Signal to noise ratio is a measure that compares the strength of the desired signal, or useful information, to the background noise, or irrelevant information.
To illustrate these concepts consider two scenarios.
Imagine your hiking in a forest on a foggy day, miles from the nearest road. You and your hiking partner stop for a break and while resting you have a quiet conversation. You have no trouble hearing each other even though you’re both talking in library-voices.
Now imagine you’re at a rip-roaring New Years Eve party; the music is loud and everyone is whooping it up, having a good time. You’re shouting into the ear of the person beside you trying to have a conversation but you’re only catching half of what they’re saying.
In the forest you have a dramatic difference between the signal (your voice) and the background noise (the deadened sounds of the forest in fog). It is easy to pick out the sounds that make up words and you can easily carry on your conversation in hushed tones.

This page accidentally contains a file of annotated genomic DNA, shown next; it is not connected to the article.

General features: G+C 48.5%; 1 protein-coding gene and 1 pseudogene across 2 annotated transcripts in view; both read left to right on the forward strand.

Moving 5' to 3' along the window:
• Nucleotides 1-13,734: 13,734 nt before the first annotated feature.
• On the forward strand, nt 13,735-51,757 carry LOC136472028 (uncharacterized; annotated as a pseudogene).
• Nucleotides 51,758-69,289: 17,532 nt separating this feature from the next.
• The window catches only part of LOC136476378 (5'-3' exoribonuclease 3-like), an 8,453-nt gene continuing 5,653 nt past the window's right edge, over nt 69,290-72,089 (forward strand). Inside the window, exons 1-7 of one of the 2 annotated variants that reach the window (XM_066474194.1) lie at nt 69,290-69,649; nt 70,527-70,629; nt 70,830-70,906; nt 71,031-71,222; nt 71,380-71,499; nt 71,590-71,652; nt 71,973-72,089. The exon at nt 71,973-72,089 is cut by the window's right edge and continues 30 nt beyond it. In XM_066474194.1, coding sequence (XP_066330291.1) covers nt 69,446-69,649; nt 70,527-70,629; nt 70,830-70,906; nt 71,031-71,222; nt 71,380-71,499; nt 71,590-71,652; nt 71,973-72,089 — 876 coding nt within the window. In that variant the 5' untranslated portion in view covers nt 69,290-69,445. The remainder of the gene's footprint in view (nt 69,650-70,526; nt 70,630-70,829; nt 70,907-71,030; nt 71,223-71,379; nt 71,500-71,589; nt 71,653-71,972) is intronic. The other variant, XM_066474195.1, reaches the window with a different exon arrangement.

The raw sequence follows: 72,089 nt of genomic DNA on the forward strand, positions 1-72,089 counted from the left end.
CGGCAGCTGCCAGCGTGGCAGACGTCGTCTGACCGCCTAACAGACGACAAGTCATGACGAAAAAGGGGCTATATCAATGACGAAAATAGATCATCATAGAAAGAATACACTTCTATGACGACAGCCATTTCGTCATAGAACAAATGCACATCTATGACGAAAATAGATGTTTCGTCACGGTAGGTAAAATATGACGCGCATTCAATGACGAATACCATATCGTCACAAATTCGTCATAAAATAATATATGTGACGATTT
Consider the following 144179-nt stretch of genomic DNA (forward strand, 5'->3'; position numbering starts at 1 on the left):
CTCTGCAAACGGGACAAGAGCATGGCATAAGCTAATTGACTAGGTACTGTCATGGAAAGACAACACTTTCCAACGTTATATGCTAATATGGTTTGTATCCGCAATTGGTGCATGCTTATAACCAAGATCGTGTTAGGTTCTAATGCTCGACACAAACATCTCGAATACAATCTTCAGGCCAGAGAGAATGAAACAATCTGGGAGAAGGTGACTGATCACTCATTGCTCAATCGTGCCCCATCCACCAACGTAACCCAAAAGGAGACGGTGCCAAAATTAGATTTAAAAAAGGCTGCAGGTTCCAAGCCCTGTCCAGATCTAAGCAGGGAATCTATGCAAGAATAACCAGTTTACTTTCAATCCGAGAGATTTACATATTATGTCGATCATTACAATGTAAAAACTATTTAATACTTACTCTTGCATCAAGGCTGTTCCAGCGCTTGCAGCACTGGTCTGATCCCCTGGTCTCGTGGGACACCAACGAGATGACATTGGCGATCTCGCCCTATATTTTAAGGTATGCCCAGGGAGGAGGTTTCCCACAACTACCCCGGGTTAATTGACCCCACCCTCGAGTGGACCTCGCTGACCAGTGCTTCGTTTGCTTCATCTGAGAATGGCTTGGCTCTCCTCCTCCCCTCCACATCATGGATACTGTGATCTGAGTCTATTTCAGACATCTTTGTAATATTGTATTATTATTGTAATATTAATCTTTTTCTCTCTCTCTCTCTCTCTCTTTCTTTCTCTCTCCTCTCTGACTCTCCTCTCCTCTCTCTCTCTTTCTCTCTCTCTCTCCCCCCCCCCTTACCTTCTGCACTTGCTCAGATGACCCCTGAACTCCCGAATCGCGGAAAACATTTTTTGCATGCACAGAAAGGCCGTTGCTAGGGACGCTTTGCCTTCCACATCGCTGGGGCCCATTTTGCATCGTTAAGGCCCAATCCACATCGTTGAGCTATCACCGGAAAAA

The party is a radically different situation. The background noise is so loud that even shouting, it’s hard to pick out the signal from the noise.
Electricity is noisy. The electricity that powers the digital sensor in your camera causes noise. When that noise is significant as compared to the signal (the scene we’re shooting) it can cause problems. An easy way to visualize the noise in your camera is to take a picture with the lens cap on. The resultant image should be a uniform field of black, but it’s not. When zoomed in you should see speckles of color and light that were triggered by the background noise in the sensor. Here’s an example shot with my Canon 5DMII.